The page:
Gina Holden and Eric Johnson, Flash Gordon
Space aliens have invaded Maryland. Innocent citizens are being liquefied
into goo. Space-time rifts are opening up everywhere and could trigger the
destruction of the universe. Yes, a whole lotta hell breaks loose on the
new Sci Fi Channel series Flash Gordon
(premiering this Friday, Aug. 10, at 8 pm/ET),
but the titular hero — played by Smallville
vet Eric Johnson
— is fiercely determined
to save mankind from doom.
Just not right now.
On the show's Vancouver set, Flash, who is wearing a dog collar, is friskily engaged in a boudoir wrestle with Princess Aura (Anna Van Hooft). She's the spoiled-brat daughter of Ming (John Ralston), evil ruler of the planet Mongo, and she only has eyes for Flash. But Flash only has eyes for the ion gun Aura is packing. After some suggestive who's-on-top maneuvers, Flash grabs the weapon and fires it into a pillow. Feathers fly, and so do the double entendres. Aura orders Flash to strip. The director calls lunch.
"They keep finding ways to get me out of my clothes," Johnson says with a laugh. He also has a bare-chested torture scene in the show's premiere, but the actor claims he doesn't mind being treated like intergalactic man-meat because "my character is about so much more than that." Unlike the brawny, uncomplicated comic-strip and movie-serial hero of the 1930s, this is a Flash for the new millennium, a sleek and snarky yet deeply sensitive man-boy who still lives with his mom and is haunted by the loss of his dad.
It is revealed in the first episode that (Spoiler alert) Flash's father — a genius physicist who discovered a transdimensional rift that allows instantaneous space travel — didn't die in a fire as everyone believed. He was sucked through the rift and has spent the last 13 years in captivity on Mongo. "It's the emotional gas pedal for the series," says Johnson, noting that "this sense of loss and a robbed childhood is a key factor in some of the greatest superhero legends. Superman loses his father. Spider-Man loses his father figure." But, unlike them, Flash has no superpowers to help him save his dad and battle the dark forces. Says Johnson, "Our show is not about a hero, it's about the making of a hero."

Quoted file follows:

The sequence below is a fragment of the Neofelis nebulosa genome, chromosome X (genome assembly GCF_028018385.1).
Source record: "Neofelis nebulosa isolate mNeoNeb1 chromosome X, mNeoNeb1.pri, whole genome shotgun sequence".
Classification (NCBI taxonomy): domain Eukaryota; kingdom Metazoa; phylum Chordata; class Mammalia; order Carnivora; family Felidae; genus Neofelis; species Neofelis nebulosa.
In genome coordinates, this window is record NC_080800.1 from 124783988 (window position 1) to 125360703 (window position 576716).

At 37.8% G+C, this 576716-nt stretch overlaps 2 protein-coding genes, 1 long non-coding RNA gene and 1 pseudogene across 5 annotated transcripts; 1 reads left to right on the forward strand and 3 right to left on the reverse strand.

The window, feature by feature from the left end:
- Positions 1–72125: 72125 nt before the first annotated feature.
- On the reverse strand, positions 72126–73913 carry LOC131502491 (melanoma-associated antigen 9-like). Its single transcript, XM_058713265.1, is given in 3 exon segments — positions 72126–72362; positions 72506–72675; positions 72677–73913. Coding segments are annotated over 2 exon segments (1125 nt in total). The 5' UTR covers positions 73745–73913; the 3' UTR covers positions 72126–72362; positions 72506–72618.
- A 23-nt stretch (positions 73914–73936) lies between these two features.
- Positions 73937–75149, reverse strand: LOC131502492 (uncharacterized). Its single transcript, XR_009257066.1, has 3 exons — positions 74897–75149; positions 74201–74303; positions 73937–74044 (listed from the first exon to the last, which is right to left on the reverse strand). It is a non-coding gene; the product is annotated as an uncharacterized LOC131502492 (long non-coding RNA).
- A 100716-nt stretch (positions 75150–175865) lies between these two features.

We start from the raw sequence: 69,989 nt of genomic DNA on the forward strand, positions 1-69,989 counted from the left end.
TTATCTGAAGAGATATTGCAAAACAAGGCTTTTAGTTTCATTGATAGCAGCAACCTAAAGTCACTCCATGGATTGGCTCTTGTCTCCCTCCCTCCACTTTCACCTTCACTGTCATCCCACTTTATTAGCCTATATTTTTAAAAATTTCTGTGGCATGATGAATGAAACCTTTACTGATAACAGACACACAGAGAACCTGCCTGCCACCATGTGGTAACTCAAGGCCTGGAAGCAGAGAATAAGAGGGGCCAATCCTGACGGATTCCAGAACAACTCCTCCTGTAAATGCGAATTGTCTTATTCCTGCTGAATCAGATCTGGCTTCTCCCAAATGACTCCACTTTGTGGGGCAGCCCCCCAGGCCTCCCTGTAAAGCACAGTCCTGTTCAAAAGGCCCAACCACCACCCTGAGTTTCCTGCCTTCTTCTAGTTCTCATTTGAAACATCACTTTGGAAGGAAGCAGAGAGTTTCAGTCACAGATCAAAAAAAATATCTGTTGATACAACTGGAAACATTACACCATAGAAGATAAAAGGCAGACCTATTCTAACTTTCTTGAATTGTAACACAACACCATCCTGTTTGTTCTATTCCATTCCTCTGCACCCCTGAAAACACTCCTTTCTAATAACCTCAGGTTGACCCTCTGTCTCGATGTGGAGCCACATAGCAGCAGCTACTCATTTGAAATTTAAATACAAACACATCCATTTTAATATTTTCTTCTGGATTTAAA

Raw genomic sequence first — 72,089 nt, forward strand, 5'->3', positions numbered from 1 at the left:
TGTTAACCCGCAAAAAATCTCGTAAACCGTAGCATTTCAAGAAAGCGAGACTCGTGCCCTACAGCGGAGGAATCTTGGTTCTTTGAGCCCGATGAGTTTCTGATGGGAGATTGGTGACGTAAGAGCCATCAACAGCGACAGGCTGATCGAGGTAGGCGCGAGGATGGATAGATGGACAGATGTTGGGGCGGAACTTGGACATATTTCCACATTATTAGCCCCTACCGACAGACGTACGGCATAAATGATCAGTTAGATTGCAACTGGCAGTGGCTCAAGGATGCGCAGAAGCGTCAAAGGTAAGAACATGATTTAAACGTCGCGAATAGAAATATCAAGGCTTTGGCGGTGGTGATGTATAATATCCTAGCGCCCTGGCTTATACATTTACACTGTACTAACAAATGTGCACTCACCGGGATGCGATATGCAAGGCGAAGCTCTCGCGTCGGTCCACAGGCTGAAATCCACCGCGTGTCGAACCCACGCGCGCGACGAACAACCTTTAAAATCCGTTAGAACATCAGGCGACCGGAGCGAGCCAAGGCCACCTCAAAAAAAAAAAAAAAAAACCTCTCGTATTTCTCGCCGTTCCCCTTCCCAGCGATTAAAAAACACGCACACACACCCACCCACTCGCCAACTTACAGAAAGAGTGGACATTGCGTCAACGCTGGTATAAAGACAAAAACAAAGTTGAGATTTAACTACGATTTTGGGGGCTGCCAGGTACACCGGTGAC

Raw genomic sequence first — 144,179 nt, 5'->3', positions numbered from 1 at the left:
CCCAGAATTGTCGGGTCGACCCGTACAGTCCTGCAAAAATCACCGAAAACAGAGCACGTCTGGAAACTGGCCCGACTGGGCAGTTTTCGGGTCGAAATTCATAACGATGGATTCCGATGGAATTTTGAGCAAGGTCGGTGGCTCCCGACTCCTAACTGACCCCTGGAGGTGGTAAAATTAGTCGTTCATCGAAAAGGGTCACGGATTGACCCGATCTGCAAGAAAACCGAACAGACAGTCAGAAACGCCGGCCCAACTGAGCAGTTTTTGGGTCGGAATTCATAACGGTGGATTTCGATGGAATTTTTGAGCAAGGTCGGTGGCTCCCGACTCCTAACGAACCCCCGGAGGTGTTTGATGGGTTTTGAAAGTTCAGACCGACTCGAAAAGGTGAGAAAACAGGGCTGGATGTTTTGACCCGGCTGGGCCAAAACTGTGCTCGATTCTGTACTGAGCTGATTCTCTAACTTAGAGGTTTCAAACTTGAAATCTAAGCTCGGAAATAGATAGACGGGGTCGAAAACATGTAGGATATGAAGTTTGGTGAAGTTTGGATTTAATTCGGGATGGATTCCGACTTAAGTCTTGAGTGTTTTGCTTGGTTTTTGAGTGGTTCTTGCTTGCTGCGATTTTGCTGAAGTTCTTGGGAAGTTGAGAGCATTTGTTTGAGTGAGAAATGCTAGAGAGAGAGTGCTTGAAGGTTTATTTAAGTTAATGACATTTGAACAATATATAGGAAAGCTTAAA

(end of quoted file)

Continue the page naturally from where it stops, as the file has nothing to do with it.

And that requires a serious villain. In most previous incarnations of Flash, including the high-camp 1980 film starring Sam J. Jones, the merciless Ming was old, creepy and Asian. Not so in these PC times. Here he's suave, studly, Caucasian and very Saddam Hussein — a dictator prone to secret genocide and horrific corruption.
"This is not a cartoon bad guy," Ralston says. "Mongo is a desolate, toxic world of warring tribes, with Ming ruling from an opulent Dubai-like city. He controls the planet by controlling its only source of clean water." Ming hopes to save Mongo by using Dr. Gordon's rift technology and robbing Earth of its resources.
"There's sly commentary on politics and global warming, but we're not making An Inconvenient Truth here," insists executive producer Tom Rowe. "Mostly, we're having light, goofy fun."
This crazy combo-platter show also riffs on low-budget 1950s UFO flicks, though sometimes not intentionally: The scene when a clunky spaceman attacks the Gordon house looks like it was directed by Ed Wood. And there's even a touch of Moonlighting. In the past, Flash was joined on his adventures by his damsel-in-distress sweetheart Dale Arden. Now played by Gina Holden (Final Destination 3), she's still by his side, only this time she's his ex-girlfriend and engaged to the town detective.
"It creates a lot of steam heat between Flash and Dale," says Holden. "Whenever he's around, Dale's heart skips a beat. But she's no longer the victim — she's a hotshot TV reporter who fights right along with Flash. In fact, she's always saving his butt."
Johnson's ego can handle it. "I like that Flash needs to be rescued sometimes," he says. "He's allowed to fall on his face or get caught with a punch. He's a little too cocky and confident for his own good, but that only makes him more human."
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